affects both the driver's control of the car and the comfort of the occupants. The springs allow the wheels to move up to absorb bumps in the road and reduce jolting, while the
prevent bouncing up and down. Various mechanical links keep the wheels in line.
Types of spring
Most cars have steel springs, and the oldest type is the
. The topmost and longest strip, the master leaf, is curled at each end into an eye by which it is connected to the
. The leaves below are progressively shorter and less curved.
As the spring deflects, it flattens, causing the second leaf to touch the master leaf, then the third to touch the second. The spring thus becomes progressively stiffer. Such a spring gives a smoother ride than a stiff, plain single leaf could.
In some cars the multi-leaf spring has been replaced by a special single leaf that is tapered in section and has progressive stiffness as it is deflected.
is simply a spiral of resilient steel rod. It is stretched or compressed by the vertical movement of the wheels.
is a length of
with splined or square ends. One splined end is fixed to a
arm that forms part of the suspension. The bar rotates as the lever arm moves up and down.
The other splined end is fixed to the frame. The
stop the bar turning in its fixings. Instead, the bar has to twist as the suspension deflects.
In all forms of steel spring, the
set up by road shocks are stored by the spring deflection rather than passed on to the passengers. The forces are then released gradually to restore the car to a level ride.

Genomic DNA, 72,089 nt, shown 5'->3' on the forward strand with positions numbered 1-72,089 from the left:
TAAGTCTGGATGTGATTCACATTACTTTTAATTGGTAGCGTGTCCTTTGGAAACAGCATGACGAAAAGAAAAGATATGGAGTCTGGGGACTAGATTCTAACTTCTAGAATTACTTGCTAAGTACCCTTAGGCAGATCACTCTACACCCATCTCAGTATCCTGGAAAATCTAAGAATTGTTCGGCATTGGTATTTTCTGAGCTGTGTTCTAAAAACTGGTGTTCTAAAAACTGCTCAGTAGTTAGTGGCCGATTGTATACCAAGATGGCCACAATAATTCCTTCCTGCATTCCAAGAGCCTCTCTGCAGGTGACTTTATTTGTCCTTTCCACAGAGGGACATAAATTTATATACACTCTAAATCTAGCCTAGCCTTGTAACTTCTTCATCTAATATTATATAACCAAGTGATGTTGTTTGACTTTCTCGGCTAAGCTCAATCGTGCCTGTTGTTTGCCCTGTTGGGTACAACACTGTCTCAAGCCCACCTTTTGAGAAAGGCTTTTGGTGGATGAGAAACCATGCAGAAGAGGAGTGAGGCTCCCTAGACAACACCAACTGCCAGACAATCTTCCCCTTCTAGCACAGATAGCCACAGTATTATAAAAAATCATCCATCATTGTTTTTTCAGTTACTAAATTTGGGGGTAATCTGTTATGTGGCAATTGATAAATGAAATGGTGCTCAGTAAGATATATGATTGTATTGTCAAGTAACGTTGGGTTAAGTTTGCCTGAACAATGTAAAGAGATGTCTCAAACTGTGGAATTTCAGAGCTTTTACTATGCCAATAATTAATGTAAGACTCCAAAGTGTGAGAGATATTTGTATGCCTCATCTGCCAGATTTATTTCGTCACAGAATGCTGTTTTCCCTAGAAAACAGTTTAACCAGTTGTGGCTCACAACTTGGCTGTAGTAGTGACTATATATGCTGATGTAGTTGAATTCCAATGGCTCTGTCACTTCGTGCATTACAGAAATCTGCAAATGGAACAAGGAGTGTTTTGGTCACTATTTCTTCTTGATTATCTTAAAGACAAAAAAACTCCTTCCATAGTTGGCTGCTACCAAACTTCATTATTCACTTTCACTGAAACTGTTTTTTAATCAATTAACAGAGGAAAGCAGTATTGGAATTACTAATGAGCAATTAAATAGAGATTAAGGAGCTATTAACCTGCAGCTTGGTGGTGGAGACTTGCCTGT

Rubber springs can perform the same function, but they do not store as much
and are therefore used on light vehicles only.
A form of
suspension can be combined with rubber springs to refine the system. Up-and-down movement of the wheel
fluid from one chamber to another through a damper
. Each chamber has a flexible
on the other side of it.
The gas is compressed further as fluid comes into the chamber through the valve. In effect the gas is acting as a pneumatic spring.
There is usually a link tube through which some of the fluid pumped out of a front-wheel chamber travels to the rear wheel on the same side to equalise the suspension.
Citroen hydraulic suspension can be pumped up and down to raise or lower the car to a desired height.
Springs deflect as the car goes over a bump, then bounce back. The car would continue to bounce up and down if the energy stored in the springs were not dissipated in some way.
Dampers - commonly called
- perform this function. A damper has a
which moves inside a sealed, oil-filled
with the up-and-down movement of the wheel.
There are narrow control passages and one-way valves in the piston, which allow oil to flow through it from one chamber to another - but only very slowly.
This action slows down the
and returns the car to a level ride.
There are three types of damper. Telescopic dampers look like telescopes and shorten in the same way. One end is bolted to the
, the other to the body.